Johnsburg Democratic Party State Rep. Tom Hanahan Dies – Part 1

After activist Pat Quinn got his Cutback Amendment to the Illinois Constitution passed in 1980, Johnsburg Democratic Party State Rep. Thomas J. Hanahan didn’t stick around McHenry County.

He moved to Park Ridge. I don’t know if that happened before or after his term ended in January 1983, but that’s the address I remember when he was on the payroll of Chicago Democrat Bill Laurino, one of his legislative contemporaries not negatively affected by the imposition of single member districts.

Hanahan knew he couldn’t get elected in McHenry County running one-on-one with a Republican so he abandoned his residence of convenience. (And, no one did until Jack Franks defeated appointed State Rep. Mike Brown after a bitter 1998 primary election with Steve Verr.)

The son of a carpenters union official, Hanahan had been told to move to McHenry County in preparation for the 1996 election cycle.

Rural Union’s Billy Giblin and he represented McHenry County after the 1964 bed sheet ballot, when reapportionment was not accomplished and all candidates ran statewide.

Both Republicans and Democrats slated candidates for two-thirds of the seats. The Democrats won the legislative contest with a slate headed by untested Adlai Stevenson III.

Republican A.B. McConnell of Woodstock was the odd man out in that 1964 election, not having had enough clout to be listed in the top half of his party’s candidates.

In 1966, when three-member districts again were drawn, Hanahan beat out Giblin, who served only one term, to become McHenry County’s Democrat.

His trade union buddies helped him build the house he lived in while serving in the Illinois General Assembly.

The district was composed of all of the county and points south, west and southwest into DeKalb. The other district included Grafton and Algonquin Township and everything straight east to Lake Michigan. I can’t remember if it was one or two township high.

One of the big issues in the 1971 General Assembly was the authorization of the unionization of teachers.

It was a key issue in 1972campaign, when I ran for the GOP nomination for state representative against former Belvidere Mayor (“Get More with Les”—really; that was what his cartop said) Les Cunningham and northern Dundee Township’s R. Bruce Waddell.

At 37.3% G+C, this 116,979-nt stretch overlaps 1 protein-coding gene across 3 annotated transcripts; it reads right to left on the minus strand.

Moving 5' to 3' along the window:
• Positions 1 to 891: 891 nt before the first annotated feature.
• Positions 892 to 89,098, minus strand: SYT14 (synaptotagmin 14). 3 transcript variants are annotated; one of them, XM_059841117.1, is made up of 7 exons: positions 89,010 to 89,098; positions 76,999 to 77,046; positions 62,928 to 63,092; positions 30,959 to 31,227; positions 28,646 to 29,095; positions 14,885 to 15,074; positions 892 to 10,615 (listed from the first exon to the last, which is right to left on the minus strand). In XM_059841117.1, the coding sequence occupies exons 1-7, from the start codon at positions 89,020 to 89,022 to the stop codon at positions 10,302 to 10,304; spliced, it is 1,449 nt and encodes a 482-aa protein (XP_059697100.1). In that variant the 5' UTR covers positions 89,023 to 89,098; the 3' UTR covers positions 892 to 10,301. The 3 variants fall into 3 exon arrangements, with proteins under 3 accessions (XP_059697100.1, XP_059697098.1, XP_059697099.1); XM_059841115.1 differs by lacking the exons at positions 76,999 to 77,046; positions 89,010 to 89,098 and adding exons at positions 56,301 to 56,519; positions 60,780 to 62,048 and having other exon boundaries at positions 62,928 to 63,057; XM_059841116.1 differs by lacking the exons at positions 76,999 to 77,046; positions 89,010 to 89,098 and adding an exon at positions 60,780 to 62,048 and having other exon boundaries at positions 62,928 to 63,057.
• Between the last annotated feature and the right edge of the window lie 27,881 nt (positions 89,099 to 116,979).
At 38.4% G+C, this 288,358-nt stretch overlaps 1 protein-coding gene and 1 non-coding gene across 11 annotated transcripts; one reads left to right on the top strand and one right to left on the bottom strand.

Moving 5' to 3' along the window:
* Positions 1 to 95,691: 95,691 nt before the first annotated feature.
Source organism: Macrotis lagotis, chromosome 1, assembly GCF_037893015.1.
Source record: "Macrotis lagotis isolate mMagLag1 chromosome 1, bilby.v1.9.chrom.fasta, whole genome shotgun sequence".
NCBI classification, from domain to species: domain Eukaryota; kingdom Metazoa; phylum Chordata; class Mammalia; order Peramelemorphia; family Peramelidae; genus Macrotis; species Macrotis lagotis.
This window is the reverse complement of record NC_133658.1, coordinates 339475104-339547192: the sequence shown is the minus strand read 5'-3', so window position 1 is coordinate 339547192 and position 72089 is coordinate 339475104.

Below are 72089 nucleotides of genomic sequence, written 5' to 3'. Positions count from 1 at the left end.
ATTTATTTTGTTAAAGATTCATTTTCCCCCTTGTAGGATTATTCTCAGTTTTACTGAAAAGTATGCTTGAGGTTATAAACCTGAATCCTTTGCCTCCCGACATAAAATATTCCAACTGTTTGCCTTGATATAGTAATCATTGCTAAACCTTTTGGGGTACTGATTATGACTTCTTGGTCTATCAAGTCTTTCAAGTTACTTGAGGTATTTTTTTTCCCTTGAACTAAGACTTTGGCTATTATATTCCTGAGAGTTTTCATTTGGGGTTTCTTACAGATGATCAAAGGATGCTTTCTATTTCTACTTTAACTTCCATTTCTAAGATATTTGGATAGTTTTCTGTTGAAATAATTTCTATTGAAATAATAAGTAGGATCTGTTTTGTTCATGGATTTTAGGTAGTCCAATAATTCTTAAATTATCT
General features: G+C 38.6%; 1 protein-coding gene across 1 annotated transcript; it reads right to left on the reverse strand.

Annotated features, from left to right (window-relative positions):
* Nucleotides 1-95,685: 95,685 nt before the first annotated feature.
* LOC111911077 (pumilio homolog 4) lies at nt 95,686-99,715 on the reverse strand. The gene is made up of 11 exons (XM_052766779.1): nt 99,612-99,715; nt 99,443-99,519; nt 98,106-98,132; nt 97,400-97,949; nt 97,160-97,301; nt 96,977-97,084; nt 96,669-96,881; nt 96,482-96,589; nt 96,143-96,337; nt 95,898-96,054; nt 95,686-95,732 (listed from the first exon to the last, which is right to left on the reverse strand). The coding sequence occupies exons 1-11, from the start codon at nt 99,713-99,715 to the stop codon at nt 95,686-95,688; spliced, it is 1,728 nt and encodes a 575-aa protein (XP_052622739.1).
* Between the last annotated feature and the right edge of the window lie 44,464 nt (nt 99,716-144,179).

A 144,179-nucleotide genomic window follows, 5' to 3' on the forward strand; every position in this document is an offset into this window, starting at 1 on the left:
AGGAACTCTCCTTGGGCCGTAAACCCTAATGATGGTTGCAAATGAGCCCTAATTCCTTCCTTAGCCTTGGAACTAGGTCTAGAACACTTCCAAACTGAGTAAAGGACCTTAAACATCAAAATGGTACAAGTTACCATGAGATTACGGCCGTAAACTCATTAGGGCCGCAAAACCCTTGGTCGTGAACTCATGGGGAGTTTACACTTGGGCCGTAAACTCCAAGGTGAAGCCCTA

Waddell had won a special election when Dundee nursery owner Jack Hill was killed zipping his motorcycle around his business property at the northeast intersection of Routes 31 and 72 and hit his head on a pipe sticking off the back end of a truck. There was a closed casket.

One of Hill’s great admirers and supporters, McHenry’s Goldwater-inspired Tom Davis ran to replace him, but Waddell won.

At any rate, in the teacher unionization fight, Hanahan was on the side of the Chicago Teachers Union and its statewide affiliate, the Illinois Federation of Teachers. After all, those unionized teachers were connected with the AFL-CIO and the Illinois Education Association wasn’t.

Only the Woodstock High School District was composed of IFT members. All the other area district’s teachers were members of the IEA.

The IEA found an Algonquin attorney named Joseph Coleman. The IEA used him to “teach Tommy a lesson.” They put a precinct worker in every precinct and gave Hanahan the scare of his life.

The election turned out this way:

Cal Skinner – 72,395 1/2
Bruce Waddell – 66,395 1/2
Tom Hanahan – 53,848 1/2
Joe Coleman – 32,226 1/2

After that, Hanahan was much more responsive to the IEA’s desires and, while I don’t know this for a fact, probably was the bridge between the IFT and the IEA for the collective bargaining bill that eventually passed.

Part 2 Tomorrow

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